When questioned, nurses were concerned about swallowing difficulties but were not aware of alternative preparations that could be given down nasogastric (NG) tubes, such as soluble tablets or suspensions. It was found that 63% of all inappropriate doses were given to individuals who were taking other medicines orally or via an NG tube.

The findings of this audit were presented to anaesthetists, consultants and nurses. All ward stock lists were amended to ensure that alternative oral dosage forms (as liquids or soluble tablets) were available. Another audit was commissioned one year later to determine whether standards had improved, the findings from which are presented in this paper.

Clinical usage 

Paracetamol is available within PHT for administration by oral, rectal and IV routes. The bioavailability of IV paracetamol is greater than the estimated 63–89% bioavailability in adults of oral preparations and the unreliable 24–98% availability of rectal preparations.2–6 Peak plasma concentrations are achieved approximately 45 minutes after a 1g oral dose and approximately 25 minutes after a 1g IV infusion.5 The addition of paracetamol to morphine patient-controlled analgesia (PCA) following major surgery has been shown to reduce postoperative morphine use by 20%, with good tolerance and few side effects.7

The use of IV paracetamol, however, brings with it significant risks of line infection associated with all IV preparations.8 This risk increases with each manipulation of the line, so reducing unnecessary infusions will reduce infections. Cost issues are also important, since a 1g dose of IV paracetamol is currently 250–300 times more expensive than the oral equivalent.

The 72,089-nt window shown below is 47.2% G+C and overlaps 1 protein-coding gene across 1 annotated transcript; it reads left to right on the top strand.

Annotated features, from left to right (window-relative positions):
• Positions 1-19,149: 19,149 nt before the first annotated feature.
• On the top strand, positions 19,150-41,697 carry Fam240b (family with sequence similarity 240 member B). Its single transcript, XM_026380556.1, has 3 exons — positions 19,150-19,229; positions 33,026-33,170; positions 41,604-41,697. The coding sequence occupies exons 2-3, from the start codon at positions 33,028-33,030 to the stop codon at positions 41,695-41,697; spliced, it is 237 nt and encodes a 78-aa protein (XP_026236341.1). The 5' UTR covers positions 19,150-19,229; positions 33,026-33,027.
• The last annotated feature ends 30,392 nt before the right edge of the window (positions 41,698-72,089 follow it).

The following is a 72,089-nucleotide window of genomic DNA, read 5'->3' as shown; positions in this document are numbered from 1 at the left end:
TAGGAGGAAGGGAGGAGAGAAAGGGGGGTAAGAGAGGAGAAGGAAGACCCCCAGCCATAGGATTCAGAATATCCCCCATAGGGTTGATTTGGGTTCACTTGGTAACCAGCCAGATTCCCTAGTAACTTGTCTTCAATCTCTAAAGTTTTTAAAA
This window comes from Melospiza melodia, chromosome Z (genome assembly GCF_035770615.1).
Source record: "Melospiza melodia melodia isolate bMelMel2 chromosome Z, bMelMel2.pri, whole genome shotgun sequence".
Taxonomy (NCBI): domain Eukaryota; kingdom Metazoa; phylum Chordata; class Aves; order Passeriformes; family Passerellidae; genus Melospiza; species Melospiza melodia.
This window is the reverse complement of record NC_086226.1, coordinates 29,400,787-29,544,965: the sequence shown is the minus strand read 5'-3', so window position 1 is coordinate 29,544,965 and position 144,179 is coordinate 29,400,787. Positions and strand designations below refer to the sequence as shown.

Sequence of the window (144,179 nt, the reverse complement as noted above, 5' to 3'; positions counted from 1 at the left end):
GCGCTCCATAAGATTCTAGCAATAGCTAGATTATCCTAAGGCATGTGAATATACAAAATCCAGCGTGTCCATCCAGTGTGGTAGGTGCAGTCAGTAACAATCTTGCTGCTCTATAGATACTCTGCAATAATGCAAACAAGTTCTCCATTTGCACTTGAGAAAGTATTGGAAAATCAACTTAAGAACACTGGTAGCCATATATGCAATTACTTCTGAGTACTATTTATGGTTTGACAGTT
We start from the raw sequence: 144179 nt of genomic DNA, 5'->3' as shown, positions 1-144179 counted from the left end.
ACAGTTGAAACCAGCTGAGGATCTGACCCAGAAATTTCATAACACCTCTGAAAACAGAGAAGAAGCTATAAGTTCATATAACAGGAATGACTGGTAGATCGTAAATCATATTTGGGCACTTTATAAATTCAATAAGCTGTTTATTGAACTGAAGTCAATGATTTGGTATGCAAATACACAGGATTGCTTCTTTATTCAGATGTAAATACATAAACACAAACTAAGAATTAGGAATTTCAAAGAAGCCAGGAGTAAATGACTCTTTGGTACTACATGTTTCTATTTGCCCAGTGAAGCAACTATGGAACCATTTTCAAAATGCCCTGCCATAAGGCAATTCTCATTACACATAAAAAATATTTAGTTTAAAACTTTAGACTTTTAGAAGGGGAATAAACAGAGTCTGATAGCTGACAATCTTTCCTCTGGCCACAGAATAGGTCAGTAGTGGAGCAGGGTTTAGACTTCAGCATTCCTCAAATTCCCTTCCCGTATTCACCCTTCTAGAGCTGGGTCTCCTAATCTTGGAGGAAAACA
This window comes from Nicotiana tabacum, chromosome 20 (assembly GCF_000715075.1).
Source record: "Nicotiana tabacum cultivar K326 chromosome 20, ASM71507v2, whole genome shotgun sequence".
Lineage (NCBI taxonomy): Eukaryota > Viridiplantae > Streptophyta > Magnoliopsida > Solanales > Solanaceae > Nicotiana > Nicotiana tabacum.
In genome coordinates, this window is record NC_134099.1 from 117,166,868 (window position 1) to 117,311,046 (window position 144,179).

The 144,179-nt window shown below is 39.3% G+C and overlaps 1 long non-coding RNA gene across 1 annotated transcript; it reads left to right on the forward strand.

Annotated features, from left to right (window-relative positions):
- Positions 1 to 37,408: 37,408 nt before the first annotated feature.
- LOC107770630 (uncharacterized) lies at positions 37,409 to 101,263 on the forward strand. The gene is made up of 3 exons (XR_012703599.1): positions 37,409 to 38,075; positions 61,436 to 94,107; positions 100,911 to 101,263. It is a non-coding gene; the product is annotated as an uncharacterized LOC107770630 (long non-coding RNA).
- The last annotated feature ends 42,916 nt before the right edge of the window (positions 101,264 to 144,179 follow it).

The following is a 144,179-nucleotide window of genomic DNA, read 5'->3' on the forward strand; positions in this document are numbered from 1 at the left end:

The objectives of this work were:

  • To identify and record details of patients being administered IV paracetamol and determine whether patients were receiving it appropriately
  • To identify reasons for incorrect IV administration, thus identifying changes that rationalise the use of IV paracetamol
  • To compare the results of successive audits to determine whether educational interventions have reduced inappropriate use


National guidelines do not exist for the use of paracetamol IV. Its use, however, needs to fall within the PHT business case1 for paracetamol IV and evidence-based best practice. This is as follows:

  • Patients should receive oral paracetamol, except: when the oral route is unavailable; where the patient is not receiving any medicines/fluids/feed orally or via an NG/percutaneous endoscopic gastrotomy/jejunoscopy tube, has poor intestinal absorption, swallowing difficulties, or is vomiting
  • IV paracetamol can be given in the surgical setting, but it should only be used perioperatively and/or 48 hours after surgery
  • Being nil-by-mouth alone is not a valid reason for initiating IV paracetamol

Any other rationale given for administering IV paracetamol was considered inappropriate.